State Rep. Deb Lavender, D-Kirkwood, is among a growing chorus of state and national politicians calling for a vote-by-mail option for our democracy. She says exercising the right to vote should not be a life-threatening experience in this new age of pandemic.
Another voice for voter options is that of home-grown state auditor Nicole Galloway, a graduate of Ursuline Academy in Oakland. Galloway says we need to make it easier to vote now, when older people are afraid to venture out of the house because of a deadly and highly-contagious virus.
When the Missouri Legislature reconvenes on April 27, voter safety should be a top priority for discussion. After all, there are municipal elections scheduled for June 2, state primary elections scheduled for Aug. 4, and a national presidential election scheduled for Nov. 3. The time to act is now.
This is a bi-partisan issue. National polls show that Republicans, Independents and Democrats favor vote-by-mail as is now practiced in the states of Colorado, Hawaii, Oregon, Washington and Utah. At least 21 other states have such laws for local elections.
This is not a partisan issue, but apparently it is a gender issue. Polls show men do not favor vote-by-mail in the same numbers as women. Men want to vote in public polling places and end stay-at-home pandemic restrictions in far greater numbers than women.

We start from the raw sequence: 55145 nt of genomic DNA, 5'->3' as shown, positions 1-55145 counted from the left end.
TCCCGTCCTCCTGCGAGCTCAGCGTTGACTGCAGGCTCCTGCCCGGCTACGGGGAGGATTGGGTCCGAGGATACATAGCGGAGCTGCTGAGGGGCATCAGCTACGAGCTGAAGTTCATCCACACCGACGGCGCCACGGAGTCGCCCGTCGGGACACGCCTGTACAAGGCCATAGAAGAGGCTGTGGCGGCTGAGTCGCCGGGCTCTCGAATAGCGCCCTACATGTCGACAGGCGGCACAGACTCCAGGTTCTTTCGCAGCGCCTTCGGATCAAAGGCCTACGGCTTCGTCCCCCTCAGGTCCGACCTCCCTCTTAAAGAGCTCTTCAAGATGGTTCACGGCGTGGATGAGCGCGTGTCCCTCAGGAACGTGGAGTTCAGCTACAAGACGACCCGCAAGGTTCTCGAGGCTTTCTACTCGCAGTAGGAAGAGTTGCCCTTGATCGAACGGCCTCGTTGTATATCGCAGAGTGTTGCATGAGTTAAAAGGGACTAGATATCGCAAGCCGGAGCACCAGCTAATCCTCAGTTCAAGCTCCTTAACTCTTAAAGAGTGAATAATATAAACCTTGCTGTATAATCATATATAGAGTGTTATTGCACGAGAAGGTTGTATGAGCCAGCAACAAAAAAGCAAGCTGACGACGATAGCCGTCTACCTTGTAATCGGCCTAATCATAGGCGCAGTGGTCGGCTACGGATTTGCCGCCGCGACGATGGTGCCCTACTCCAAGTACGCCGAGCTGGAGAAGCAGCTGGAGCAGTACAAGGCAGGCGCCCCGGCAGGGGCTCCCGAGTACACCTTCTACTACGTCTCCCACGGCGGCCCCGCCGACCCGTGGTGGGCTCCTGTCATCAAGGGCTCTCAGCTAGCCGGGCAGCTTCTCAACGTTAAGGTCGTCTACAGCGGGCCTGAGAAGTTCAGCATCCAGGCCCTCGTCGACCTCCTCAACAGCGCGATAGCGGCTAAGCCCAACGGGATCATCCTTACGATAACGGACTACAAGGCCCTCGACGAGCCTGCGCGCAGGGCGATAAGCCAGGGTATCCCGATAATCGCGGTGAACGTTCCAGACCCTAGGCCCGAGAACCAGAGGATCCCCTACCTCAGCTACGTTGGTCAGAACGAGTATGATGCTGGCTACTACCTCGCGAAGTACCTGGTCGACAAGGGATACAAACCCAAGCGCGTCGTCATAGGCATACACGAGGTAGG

This also is reflected in the sentiments of our two Missouri candidates for governor in 2020. Auditor Galloway wants voter options in this pandemic. Incumbent Gov. Parson says public polling places are fine, no need to take any drastic measures.
Is this some kind of a male macho thing? If so, it’s really dumb. It’s dumb because men are being infected at far higher rates, and dying from the COVID-19 epidemic in far greater numbers. In Italy, men make up 80% of those who have died from the virus.
Despite the startling statistics, the U.S. Supreme Court recently voted along gender lines to not allow special absentee vote considerations in an April Wisconsin election. Five male justices voted to send voters out to public polling places. In the 5-4 decision, all three women voted for a safe voting process.
Supreme Court Justice Ruth Bader Ginsburg expressed outrage. In her dissenting opinion, she wrote that Wisconsin voters “will have to brave the polls, endangering their own and others’ safety. Or they will lose their right to vote through, no fault of their own.”
As a result of the high court decision, Wisconsin voters had to stand in huge lines in the cold – on special pandemic markers to ensure six feet of separation, before picking up hand sanitizers and a ballot. Will some of them receive a death sentence for exercising their right to vote? Tens of thousands of other voters stayed home in the ultimate court act of voter suppression – by pandemic.
Kirkwood’s Lavender says the spectacle in Wisconsin inspired her to make every effort to make sure this does not happen in Missouri. The question now is whether our state legislators will act for health, safety and a voting system that is working well in other states — or will they sit on their hands, spread their plummage and make a display of Missouri macho?